It’s also important to realize that the college completion statistic Duncan reported reflects improvement between 2009 and 2010. Many states and schools have been taking action to improve in areas like college-readiness, affordability, school-to-work initiatives, and other such enterprises, all with a goal of solving some of the key issues facing education, including the improvement of college completion rates. Here are some examples I reported via my blog last April:
• C. L. Max Nikias & William G. Tierney provided excellent commentary in Education Week including three solutions on how to bridge the historical gap between secondary and postsecondary institutions in order to improve the completion rates of students at both levels.
• As an excellent example of regional cooperation, Delta College and Saginaw Valley State University have agreed to expand their policy of transferring credits between the two schools in order to improve the completion rates of students in the area.
• The American Association of State Colleges and Universities reported that an increasing number of schools are offering a degree in four years or the rest is free programs.
• Henry Kenyon of Government Computer News shared that the use of mobile device applications like games are showing promise as a completion rate solution; one University of Florida course saw completion rates jump from 30% to 90%, for example.
• Texas A & M University in San Antonio is offering a four-year IT degree for under $10,000 by utilizing a dual credit program according to the local ABC News affiliate.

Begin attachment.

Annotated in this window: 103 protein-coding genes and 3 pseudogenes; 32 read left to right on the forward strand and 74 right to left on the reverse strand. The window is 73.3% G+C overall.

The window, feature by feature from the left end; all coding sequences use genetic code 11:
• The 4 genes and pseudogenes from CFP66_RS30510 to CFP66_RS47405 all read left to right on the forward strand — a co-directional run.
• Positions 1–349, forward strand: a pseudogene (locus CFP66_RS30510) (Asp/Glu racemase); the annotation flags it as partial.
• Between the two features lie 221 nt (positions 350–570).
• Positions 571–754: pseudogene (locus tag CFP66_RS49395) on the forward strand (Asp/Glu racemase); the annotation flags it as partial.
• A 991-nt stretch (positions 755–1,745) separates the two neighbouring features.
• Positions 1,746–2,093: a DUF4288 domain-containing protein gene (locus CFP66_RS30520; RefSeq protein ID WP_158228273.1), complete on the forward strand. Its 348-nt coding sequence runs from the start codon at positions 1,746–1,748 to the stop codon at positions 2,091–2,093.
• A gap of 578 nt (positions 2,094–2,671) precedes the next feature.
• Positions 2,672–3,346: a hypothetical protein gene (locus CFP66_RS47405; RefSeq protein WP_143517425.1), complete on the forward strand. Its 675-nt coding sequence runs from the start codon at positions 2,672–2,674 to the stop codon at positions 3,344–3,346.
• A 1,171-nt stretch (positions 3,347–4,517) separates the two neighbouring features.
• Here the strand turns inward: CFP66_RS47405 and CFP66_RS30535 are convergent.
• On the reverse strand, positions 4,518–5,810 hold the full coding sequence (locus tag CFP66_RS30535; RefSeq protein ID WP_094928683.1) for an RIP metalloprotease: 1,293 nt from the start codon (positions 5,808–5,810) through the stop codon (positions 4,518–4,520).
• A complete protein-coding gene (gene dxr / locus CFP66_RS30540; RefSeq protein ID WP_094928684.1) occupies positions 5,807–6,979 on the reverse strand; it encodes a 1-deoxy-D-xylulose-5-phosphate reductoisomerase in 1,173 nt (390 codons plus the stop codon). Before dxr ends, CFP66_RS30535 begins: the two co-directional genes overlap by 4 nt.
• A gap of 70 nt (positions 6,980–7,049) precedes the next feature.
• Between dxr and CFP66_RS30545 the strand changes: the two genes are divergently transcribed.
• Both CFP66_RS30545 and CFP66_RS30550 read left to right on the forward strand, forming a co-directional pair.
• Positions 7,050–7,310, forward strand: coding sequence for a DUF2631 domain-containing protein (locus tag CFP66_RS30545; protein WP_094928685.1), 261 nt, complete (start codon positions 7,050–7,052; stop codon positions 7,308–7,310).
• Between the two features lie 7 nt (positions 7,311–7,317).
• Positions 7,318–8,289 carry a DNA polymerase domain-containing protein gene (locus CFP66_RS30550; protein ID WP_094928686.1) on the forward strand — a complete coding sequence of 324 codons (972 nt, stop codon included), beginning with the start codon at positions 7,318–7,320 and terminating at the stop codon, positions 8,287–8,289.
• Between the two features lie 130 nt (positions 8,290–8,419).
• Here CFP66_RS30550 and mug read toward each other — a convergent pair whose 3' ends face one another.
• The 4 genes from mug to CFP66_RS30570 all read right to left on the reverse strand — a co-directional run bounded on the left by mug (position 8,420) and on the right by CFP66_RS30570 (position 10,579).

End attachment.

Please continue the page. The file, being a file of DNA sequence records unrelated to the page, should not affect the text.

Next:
• Natasha Lindstrom of the Daily Press explained how one community in California is applying prevention and intervention techniques to smooth the process from high school to college degree and career.
• Dell’s Predictive Analytics-Based Decision Support System, which is showing great success at analyzing the chances for student completion as early as the 5th grade, is being increasingly used by schools. This is just one example of how technology may be helpful in improving college completion rates, as students’ needs may be met early on so that they are better prepared for postsecondary education.
With programs such as these in place, we should be seeing an increase in college completion rates at hopefully a larger percentage in the near future.
Critics of education and ongoing reviews of the best practices that lead toward improving our schools and higher education are beneficial. Pruning what does not work so that what does work toward improving the completion rates of college students should be a shared goal in our nation if we are going to get the successes we desire in terms of education. I predict we’ll see larger percentages of improvement as results become available for 2011 and beyond.